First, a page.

I am a fan of higher-order functions such as filter and map. To me, they are much more elegant and concise than the corresponding constructions with for-loops and the like. Of course, I wanted to use them in my daily C++ grind as well. Until recently, this turned out to be rather clunky—C++98 and C++03 did not include std::copy_if, which can be used to implement filter. Furthermore, std::transform, which is the equivalent of apply or map, takes an output iterator as an additional argument. This does not yield concise code.

Luckily, with C++11 the situation became better. First, let’s implement filter:

#include <algorithm>
#include <iterator>
#include <vector>

template <
  class InputIterator,
  class Functor>
std::vector<typename std::iterator_traits<InputIterator>::value_type>
filter( InputIterator begin, InputIterator end, Functor f )
{
  using ValueType = typename std::iterator_traits<InputIterator>::value_type;

  std::vector<ValueType> result;
  result.reserve( std::distance( begin, end ) );

  std::copy_if( begin, end,
                std::back_inserter( result ),
                f );

  return result;
}

This snippet permits us to take any range, apply a functor to it, and get a vector in return that only contains those elements for which the functor returned true. I realize that this is not as flexible as the STL output iterator concept, but be honest—when was the last time you actually wanted anything other than a vector to store stuff? Just as ed is the standard text editor, vector is the standard container in my opinion.

We can use the new implementation in the following manner:

std::vector<unsigned> a = { 2,3,4,5,6 };
auto b = filter( a.begin(), a.end(),
                 [] ( unsigned i ) { return i % 2 == 0; } );

That is pretty concise in my opinion.

Let’s implement map next:

#include <algorithm>
#include <iterator>
#include <type_traits>
#include <vector>

template <
  class InputIterator,
  class Functor>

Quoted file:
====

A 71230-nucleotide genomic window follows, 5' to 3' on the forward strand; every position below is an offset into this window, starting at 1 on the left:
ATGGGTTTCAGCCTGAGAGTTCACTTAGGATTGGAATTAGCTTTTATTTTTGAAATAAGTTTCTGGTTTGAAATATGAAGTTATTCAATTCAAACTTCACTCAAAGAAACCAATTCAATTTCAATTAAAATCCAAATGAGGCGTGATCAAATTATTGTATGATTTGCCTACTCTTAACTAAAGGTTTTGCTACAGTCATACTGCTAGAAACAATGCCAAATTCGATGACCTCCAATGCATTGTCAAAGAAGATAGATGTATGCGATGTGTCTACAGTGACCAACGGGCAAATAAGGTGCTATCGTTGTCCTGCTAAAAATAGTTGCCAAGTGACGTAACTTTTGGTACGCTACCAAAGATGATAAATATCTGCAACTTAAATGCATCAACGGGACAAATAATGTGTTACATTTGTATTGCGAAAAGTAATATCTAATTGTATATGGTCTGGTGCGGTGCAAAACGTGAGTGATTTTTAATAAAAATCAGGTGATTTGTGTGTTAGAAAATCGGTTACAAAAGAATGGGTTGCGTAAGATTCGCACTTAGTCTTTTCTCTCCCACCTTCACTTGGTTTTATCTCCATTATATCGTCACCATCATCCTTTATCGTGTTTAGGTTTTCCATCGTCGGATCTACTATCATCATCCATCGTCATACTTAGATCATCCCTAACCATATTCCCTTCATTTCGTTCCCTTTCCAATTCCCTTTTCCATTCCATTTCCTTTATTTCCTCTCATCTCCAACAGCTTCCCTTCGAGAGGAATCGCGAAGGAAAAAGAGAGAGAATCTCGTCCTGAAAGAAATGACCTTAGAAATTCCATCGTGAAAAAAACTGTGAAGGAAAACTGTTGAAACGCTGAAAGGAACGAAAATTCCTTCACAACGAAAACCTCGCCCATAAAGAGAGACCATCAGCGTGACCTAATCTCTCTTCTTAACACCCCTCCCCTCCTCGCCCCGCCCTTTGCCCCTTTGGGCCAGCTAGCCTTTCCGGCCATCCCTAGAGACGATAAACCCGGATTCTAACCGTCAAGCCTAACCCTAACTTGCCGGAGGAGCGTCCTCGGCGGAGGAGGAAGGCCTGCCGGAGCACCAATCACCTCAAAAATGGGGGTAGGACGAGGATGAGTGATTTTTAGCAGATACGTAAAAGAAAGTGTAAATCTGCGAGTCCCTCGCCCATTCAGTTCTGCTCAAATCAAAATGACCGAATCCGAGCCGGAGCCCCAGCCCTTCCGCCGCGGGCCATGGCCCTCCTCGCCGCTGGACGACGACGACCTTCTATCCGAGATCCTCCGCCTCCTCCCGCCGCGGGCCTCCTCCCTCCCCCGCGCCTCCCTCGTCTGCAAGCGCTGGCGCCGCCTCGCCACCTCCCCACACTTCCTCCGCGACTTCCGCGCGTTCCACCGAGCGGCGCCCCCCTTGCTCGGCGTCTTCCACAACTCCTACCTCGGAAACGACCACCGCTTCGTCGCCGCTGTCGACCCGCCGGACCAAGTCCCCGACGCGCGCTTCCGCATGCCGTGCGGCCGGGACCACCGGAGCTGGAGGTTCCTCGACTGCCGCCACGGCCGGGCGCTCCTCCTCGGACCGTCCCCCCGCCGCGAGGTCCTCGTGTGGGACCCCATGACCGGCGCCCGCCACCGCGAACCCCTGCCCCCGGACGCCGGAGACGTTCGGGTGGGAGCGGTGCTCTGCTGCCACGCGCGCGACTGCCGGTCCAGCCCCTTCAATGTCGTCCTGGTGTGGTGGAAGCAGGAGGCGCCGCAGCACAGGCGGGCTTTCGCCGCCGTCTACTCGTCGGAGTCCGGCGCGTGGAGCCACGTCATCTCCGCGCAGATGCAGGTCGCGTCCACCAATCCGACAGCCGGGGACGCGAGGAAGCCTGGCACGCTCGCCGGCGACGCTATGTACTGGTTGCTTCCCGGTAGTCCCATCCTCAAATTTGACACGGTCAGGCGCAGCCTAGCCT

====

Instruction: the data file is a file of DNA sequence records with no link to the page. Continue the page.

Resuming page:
auto map( InputIterator begin, InputIterator end, Functor f )
  -> std::vector<typename std::result_of< Functor( typename std::iterator_traits<InputIterator>::value_type ) >::type>
{
  using FunctorValueType = typename std::result_of< Functor( typename std::iterator_traits<InputIterator>::value_type ) >::type;

  std::vector<FunctorValueType> functorValues;
  functorValues.reserve( unsigned( std::distance( begin, end ) ) );

  std::transform( begin, end,
                  std::back_inserter( functorValues ), f );

  return functorValues;
}

That contains two awesome C++11 features: Trailing return types and std::result_of. We need this because the value type of the returned vector depends on the result of applying the functor to one of the values in the range! To be honest, the trailing return type is not really necessary, but I always wanted to use it somewhere. Again, I think that this implementation results in quite concise code:

std::vector<unsigned> a = { 2,3,4,5,6 };
auto b = map( a.begin(), a.end(),
              [] ( unsigned i ) { return i * 2; } );

The holy grail would of course be the possibility to return the same type of container that is used as the input, but the iterators do not permit this—for very good reasons. In any case, I am now happily using these constructions in my code and hope that you will, too.

Posted late Sunday evening, March 13th, 2016 Tags: